Peter Kriz, MD, was a general pediatrician in private practice in 2005 when he saw a patient who changed the trajectory of his career. As Kriz stood outside the exam room and read the high school hockey player’s medical chart, he overheard the boy’s father coaching him on how to pass a test that is administered to patients who suffer concussions; this concussion was the boy’s third. “Think of it as a phone number” was the advice the father provided to recall the reverse digit spans used to assess concentration on the concussion assessment testing.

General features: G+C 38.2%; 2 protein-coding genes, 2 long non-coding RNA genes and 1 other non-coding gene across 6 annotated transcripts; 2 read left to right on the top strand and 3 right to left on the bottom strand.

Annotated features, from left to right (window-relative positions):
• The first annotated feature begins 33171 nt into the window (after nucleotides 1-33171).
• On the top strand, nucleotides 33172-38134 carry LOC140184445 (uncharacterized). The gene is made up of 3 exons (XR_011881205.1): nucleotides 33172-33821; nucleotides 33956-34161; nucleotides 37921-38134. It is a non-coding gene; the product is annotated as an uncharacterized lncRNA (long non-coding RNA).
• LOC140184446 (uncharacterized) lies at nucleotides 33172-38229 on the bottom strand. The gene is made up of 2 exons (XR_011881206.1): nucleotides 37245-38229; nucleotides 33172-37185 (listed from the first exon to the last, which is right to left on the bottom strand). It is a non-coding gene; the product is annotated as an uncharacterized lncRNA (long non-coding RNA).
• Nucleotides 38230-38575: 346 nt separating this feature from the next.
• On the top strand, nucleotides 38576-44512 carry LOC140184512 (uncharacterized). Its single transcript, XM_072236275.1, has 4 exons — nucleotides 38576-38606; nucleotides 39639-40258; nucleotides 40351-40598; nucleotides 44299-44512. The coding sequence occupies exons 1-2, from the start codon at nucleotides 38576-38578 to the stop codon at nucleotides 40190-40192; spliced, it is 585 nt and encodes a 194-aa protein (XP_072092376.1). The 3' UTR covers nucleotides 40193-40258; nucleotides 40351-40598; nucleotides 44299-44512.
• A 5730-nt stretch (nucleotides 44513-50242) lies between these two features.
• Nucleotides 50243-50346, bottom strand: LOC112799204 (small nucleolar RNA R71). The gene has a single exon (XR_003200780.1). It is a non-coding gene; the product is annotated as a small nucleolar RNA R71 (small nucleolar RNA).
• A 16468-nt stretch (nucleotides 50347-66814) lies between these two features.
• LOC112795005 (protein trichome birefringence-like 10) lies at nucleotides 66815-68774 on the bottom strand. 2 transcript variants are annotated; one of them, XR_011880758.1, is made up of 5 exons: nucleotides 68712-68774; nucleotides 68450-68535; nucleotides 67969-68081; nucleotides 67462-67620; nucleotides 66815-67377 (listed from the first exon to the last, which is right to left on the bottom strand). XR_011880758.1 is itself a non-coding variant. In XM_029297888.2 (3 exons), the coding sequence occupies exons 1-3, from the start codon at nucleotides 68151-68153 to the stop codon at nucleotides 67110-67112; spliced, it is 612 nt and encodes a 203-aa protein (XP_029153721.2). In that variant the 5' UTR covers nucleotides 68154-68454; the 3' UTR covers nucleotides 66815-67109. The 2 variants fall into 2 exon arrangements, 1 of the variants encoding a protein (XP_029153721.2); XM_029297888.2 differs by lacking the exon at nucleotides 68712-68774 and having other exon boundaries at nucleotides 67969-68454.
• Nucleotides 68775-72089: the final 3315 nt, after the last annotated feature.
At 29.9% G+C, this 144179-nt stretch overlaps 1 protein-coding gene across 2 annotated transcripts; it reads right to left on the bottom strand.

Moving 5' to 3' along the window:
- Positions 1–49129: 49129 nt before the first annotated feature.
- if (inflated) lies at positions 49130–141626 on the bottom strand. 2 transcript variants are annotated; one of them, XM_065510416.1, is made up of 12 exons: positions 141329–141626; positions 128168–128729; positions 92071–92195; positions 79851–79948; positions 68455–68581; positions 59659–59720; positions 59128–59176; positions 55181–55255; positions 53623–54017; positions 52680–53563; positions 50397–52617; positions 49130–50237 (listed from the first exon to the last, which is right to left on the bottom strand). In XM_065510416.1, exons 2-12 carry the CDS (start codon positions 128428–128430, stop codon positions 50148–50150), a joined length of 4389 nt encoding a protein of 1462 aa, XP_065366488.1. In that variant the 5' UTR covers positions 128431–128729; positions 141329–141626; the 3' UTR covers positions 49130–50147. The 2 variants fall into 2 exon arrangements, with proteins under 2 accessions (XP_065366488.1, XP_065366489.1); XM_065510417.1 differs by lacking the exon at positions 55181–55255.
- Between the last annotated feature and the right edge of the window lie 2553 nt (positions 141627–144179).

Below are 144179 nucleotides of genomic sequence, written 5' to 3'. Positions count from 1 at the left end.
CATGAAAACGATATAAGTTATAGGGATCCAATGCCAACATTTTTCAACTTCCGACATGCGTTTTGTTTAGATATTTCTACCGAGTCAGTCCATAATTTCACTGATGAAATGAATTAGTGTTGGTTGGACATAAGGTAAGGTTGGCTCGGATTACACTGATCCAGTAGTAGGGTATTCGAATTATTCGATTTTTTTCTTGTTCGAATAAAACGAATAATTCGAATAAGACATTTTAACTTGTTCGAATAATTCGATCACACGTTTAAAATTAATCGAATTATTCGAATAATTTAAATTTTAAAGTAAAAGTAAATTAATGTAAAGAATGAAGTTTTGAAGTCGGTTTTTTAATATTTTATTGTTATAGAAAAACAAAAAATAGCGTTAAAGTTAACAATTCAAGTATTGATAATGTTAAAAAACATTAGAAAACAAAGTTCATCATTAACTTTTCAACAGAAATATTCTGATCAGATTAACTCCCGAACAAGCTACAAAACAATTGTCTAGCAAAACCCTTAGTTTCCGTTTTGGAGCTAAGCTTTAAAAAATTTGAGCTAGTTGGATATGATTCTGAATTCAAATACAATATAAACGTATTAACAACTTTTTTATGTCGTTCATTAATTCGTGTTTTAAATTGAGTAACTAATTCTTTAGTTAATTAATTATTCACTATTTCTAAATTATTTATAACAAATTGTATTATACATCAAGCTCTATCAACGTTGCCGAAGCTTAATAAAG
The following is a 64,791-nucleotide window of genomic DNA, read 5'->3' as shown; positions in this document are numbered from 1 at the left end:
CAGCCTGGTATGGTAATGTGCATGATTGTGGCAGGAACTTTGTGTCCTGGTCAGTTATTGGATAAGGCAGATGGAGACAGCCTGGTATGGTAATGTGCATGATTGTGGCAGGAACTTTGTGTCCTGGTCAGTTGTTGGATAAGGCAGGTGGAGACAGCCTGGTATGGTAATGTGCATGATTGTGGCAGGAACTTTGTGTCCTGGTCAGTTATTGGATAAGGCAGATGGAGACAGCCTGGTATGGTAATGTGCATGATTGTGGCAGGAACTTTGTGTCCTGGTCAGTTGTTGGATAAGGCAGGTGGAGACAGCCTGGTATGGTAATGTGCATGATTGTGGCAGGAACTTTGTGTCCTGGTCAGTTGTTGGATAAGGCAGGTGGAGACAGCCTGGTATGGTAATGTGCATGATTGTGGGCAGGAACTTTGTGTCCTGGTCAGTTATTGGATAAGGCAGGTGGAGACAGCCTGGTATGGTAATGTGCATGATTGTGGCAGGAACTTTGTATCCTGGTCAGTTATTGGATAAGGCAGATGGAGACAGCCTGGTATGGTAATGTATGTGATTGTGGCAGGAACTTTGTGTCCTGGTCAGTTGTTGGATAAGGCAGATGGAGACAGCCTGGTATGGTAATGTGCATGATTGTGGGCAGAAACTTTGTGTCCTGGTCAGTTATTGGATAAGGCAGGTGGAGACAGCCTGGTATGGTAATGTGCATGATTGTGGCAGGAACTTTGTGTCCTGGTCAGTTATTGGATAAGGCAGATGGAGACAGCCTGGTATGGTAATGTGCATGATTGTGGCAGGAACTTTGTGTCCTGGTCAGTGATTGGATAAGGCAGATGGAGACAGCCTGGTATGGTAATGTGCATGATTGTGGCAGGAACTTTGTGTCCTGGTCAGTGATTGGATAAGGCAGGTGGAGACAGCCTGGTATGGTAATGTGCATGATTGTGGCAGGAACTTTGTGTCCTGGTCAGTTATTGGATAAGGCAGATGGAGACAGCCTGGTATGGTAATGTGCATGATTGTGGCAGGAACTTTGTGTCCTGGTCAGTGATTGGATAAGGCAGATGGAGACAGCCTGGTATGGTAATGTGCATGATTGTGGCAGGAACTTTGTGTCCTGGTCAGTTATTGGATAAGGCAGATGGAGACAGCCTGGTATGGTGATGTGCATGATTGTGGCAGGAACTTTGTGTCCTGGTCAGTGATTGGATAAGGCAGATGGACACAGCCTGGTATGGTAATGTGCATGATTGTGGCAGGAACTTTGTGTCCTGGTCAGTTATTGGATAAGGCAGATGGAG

“I thought, ‘This is crazy.’ The most important thing to this father is trying to get his kid back into the game,” Kriz says. “I realized that we needed more doctors trained in managing sports concussions and their effects.”
Today, he’s an associate professor of orthopaedics and of pediatrics, and an assistant team physician at Brown, where his research interests include injury prevention in youth sports and sport-related concussions. Kriz is particularly interested in studying what happens when youth and high school sports teams are organized by skill level rather than age, size, and physical maturity level, especially in ice hockey.